The first federal budget process under the Trump administration has officially kicked off. But it’s a long, winding road to the final budget as President Trump lays out his expectations, agencies lay out theirs and the House and Senate weigh in.
This article was originally published at Climate Central
The opening salvo came on Monday, when administration officials said Trump plans to request a $54 billion increase in defense spending, which currently totals $584 billion and makes up 49 percent of the discretionary federal budget. The U.S. defense budget is the largest in the world, nearly tripling its closest competitor, China. To offset the increase, other agencies will have to cut their spending.
As with all budgets, the devil is in the details. Those details will come into focus over the next few months. The early signs from Trump’s end indicate that past efforts to curb climate change could be on the chopping block.
Two agencies have been singled out by administration officials. The Environmental Protection Agency and State Department have been targeted as two agencies where Trump “will demand a budget with tens of billions of dollars in reductions,” according to the New York Times.
The EPA has a budget of $8 billion while the State Department has a budget, including foreign aid, of roughly $50 billion. Shaving “tens of billions” off their budgets would be a huge blow to the work they do or eliminate them entirely. According to Axios, a senior administration official said the cuts at EPA would be “transformational cuts, particularly to climate-change programs.”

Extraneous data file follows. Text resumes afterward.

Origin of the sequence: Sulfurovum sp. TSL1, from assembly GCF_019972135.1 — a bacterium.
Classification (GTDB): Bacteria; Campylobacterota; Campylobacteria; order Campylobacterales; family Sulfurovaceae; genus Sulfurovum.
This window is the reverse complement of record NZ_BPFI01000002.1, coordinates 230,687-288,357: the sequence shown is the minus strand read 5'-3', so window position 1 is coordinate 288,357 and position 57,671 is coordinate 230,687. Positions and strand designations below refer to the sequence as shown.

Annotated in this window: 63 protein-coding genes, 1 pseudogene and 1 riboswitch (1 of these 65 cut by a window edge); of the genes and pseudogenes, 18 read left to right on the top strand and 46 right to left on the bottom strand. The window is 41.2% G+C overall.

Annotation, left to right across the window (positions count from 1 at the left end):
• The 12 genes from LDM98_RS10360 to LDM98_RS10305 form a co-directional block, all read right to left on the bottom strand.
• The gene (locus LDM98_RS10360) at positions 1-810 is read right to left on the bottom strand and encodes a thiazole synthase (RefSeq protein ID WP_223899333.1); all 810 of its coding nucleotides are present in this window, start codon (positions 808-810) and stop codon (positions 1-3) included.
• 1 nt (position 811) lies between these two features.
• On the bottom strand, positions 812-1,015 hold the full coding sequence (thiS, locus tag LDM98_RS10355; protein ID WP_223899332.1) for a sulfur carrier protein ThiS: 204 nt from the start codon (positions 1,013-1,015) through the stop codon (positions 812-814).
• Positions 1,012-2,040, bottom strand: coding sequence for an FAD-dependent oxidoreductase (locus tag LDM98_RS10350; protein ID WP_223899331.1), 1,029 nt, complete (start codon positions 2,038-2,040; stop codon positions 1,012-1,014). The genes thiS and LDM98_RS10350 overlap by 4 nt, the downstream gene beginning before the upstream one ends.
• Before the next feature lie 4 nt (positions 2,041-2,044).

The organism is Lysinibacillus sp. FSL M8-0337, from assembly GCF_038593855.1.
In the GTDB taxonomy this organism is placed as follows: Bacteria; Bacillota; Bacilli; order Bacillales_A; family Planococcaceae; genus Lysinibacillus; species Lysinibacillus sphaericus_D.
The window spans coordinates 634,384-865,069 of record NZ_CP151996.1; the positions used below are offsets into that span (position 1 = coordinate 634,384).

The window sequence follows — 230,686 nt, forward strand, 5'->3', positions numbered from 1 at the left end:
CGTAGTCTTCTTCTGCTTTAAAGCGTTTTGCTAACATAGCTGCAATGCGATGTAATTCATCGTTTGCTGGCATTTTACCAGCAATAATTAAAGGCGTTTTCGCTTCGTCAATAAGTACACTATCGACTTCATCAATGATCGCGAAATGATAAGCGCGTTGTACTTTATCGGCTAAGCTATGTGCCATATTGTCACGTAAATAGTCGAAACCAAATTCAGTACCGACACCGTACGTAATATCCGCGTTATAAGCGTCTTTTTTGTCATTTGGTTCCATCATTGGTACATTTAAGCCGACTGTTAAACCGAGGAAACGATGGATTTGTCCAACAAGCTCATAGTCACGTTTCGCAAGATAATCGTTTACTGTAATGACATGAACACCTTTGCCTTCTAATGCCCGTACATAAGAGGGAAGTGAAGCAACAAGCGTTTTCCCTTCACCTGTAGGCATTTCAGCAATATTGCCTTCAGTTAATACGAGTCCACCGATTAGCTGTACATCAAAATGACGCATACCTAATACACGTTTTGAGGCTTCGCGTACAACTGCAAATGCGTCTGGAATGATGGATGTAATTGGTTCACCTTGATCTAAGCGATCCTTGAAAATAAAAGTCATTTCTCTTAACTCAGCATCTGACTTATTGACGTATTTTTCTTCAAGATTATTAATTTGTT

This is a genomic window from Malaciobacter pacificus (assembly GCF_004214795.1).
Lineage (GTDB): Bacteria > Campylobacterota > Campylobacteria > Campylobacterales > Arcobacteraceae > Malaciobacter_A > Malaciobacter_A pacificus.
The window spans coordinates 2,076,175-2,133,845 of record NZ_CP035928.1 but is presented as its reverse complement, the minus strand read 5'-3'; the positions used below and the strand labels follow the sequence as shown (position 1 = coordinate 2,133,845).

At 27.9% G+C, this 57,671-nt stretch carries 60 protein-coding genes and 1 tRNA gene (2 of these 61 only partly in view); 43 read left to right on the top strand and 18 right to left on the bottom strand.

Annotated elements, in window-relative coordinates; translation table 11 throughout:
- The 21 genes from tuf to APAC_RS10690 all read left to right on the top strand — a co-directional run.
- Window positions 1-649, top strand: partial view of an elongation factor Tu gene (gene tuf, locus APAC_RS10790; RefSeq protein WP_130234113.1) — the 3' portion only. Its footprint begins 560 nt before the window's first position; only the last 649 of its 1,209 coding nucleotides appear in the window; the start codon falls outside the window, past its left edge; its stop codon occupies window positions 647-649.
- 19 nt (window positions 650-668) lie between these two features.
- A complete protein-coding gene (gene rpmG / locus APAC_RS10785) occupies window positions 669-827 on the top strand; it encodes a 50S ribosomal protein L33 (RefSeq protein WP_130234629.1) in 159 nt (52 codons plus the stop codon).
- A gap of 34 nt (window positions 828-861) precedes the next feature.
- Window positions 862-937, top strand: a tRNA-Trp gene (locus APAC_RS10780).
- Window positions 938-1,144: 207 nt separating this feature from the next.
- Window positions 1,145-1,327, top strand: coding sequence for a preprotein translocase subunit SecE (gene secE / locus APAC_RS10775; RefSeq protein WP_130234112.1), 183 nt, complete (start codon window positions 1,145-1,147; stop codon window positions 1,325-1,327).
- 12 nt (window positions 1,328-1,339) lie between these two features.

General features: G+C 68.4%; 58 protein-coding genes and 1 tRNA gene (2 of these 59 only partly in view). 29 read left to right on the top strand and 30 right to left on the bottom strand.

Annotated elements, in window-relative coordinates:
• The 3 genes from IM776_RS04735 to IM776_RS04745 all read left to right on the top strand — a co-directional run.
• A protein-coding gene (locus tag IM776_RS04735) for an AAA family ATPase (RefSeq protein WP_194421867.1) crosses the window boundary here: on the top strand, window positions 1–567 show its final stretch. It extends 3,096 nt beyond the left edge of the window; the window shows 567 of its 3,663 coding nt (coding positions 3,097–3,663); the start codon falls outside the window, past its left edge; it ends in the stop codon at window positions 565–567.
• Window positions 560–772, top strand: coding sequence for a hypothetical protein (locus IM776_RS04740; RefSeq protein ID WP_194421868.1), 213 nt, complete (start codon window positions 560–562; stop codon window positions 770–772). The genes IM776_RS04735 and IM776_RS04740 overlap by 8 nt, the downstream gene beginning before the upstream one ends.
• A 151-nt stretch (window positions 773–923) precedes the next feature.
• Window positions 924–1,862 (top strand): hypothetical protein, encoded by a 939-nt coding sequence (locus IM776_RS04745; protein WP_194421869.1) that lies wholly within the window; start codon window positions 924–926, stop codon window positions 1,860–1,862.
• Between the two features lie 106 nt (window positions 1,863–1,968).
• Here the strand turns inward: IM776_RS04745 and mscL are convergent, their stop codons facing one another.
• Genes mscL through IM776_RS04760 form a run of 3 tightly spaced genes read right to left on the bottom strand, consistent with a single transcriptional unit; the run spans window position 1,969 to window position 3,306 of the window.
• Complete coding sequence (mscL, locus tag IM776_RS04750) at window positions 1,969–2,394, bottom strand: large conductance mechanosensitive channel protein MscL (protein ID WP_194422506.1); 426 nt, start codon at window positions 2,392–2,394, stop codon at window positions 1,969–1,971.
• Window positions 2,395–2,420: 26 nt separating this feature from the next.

That lines up with the vision that White House chief strategist Steve Bannon put forward over the weekend that Trump is working toward the “’deconstruction’ of the administrative state.”
The Heritage Foundation’s budget proposal represents a guidepost. Last year, the Heritage Foundation, a conservative think tank, put out a federal budget proposal that could offer some clues of where the Trump administration may seek cuts. The think tank played a major role in shaping Trump’s transition. It also denies the established science behind climate change, as does Trump and the EPA Administrator Scott Pruitt. Secretary of State Rex Tillerson’s views have hewed closer to the reality of the science behind climate change, though he has remained skeptical on some points of it.
At the EPA, the Heritage Foundation’s plan called for eliminating climate programs, reducing funding for rules enforcement, and other steps that would cut an estimated $4.5 billion out the agency’s budget. The same proposal also advocated for $1.3 billion in cuts to the State Department, including eliminating all U.S. funding for the Paris Agreement, Global Environmental Facility, Intergovernmental Panel on Climate Change and United Nations Development Program.
Other agencies will likely face cuts. Even though the EPA and State Department have been singled out, it’s pretty clear other agencies will also be facing proposed cuts to offset the defense spending increase. Medicare and Social Security, two programs which account for $1.5 trillion in spending alone, have been deemed as off limits by Treasury Secretary Steven Mnuchin.
That leaves a broad array of agencies, including many that do climate work, as potential targets. NASA, the departments of Interior, Agriculture, and Energy and Commerce all do extensive climate work that could be targeted given the administration’s desire to defund climate research and regulations.
Of course, Monday’s announcement is merely a sketch of the budget. The fine details of it will take months to finalize. The Trump administration has promised to release a top-line budget proposal by mid-March.